Its a scorching summer day and the clouds are even more transparent than they were yesterday. Your hands are covered in blisters and your shirt is drenched in sweat. You almost feel like your working harder than your grandfather did as a slave. You look up to the never ending  sky, and you say “well… at least I have my freedom.” Then you begin to proceed your plowing, holding on to that statement for daily motivation. The real question is, what is the underlying cost of this so called “free”dom? Let us reflect on the Reconstruction era, when freedom was hardly free.

The scenario above is a possible feeling of an African American share cropper. Now before we get into what share cropping is, I will like to provide some basic background information on what life was like during the Reconstruction era. If you are familiar with some history you may already know that during this time African Americans were proclaimed to be free. What is free? Nowadays when we think of free, we connect this with no charge. In the late 1800s free meant you were not the property of another man.

Being that African Americans were the primary workers of many southern farms, you can assume that farm work was in high demand when slaves were freed. Well whos gonna run these darn farms now, landowners must of thought? I say this because someone came up with this bright idea to hire the most experienced, cheap, and desperate workers… the freed African Americans.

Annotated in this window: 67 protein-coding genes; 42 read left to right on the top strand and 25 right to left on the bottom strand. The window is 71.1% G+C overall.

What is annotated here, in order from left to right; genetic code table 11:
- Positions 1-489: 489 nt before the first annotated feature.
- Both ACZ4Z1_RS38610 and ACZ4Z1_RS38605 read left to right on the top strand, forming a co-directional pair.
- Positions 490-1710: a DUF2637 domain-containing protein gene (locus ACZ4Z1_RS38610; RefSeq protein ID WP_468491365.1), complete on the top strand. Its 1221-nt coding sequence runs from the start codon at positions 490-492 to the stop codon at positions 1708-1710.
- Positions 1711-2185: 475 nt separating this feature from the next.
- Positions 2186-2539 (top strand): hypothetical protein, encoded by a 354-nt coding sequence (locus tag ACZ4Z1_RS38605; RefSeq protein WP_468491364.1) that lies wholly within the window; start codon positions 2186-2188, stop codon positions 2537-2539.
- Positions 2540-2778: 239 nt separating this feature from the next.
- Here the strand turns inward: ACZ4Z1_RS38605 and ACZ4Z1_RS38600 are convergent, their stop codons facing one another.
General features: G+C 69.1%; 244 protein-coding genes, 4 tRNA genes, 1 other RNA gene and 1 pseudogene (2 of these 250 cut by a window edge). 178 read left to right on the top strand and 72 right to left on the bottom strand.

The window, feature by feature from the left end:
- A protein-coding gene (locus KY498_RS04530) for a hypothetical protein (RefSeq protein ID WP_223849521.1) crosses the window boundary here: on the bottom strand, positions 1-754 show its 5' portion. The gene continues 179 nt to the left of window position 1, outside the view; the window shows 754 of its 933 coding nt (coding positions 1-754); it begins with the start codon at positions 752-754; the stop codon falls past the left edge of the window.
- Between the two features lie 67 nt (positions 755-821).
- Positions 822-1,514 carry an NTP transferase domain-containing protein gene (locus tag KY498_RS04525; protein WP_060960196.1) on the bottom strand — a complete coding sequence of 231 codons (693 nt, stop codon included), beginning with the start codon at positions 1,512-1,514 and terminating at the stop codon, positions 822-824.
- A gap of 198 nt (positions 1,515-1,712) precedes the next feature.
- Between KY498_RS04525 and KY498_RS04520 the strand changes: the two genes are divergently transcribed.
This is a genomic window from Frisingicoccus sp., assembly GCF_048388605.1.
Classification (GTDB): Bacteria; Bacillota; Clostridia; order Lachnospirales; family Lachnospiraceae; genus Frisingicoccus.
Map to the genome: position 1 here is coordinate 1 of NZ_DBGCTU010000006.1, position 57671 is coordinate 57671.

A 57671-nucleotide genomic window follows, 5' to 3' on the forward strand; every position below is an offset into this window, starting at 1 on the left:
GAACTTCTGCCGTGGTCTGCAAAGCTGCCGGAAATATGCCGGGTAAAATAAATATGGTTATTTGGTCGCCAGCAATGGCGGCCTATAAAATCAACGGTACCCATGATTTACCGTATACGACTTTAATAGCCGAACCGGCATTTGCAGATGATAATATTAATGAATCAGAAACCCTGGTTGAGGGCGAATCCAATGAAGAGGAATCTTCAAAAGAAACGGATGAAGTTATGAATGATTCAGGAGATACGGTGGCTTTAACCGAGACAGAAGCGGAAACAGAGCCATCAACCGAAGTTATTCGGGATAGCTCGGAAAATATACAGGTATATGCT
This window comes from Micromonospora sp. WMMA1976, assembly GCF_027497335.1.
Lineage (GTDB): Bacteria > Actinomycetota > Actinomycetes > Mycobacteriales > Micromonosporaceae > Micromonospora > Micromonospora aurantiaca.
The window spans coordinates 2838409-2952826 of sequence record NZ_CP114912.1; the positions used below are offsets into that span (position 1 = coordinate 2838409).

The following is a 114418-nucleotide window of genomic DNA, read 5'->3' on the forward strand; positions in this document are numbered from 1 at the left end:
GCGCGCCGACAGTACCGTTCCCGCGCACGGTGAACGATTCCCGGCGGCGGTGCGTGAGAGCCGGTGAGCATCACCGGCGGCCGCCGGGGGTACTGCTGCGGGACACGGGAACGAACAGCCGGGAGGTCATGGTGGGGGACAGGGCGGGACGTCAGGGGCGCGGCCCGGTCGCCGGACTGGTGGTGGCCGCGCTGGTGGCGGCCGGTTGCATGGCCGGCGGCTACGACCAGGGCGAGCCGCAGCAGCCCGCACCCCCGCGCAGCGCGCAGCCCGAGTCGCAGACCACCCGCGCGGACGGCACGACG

Instead of inquiring ones ability to do a job and paying them a fair wage for the labor provided, landowners made some pretty unfair “deals”. They provided land for farmers in exchange for a share of the crop raised on the land. So crops were used as cash, and in other words rent. What farmers didn’t realize is like most farming there is a risk. The risk is that crops can become insufficient during harvest season. It is a very unpredictable form of cash and usually this cash turns in to credit.

You can assume that this happened for years and it was almost like a trap. And if you are in a trap, you cannot possible be categorized as free. Land owners made it very difficult for African Americans to get out of this  outstanding debt, especially by using the share cropping contract. This contract was in place to ensure that share croppers were buried in debt. I say this because it was illegal for farmers to sell crops to others, and it was also very possible landowners ended up with the highest percent of the share. In additional to that, this system deprived African Americans freedom by making it impossible to leave land with remaining debt, and also keeping them responsible to a list of commands. Even though in the 1940s share cropping began to decease, this still left a lasting effect on African Americans. They were forced to live in poverty and some of them never got to see the free in “free”dom.




Sharecropping. (n.d.). Retrieved September 12, 2017, from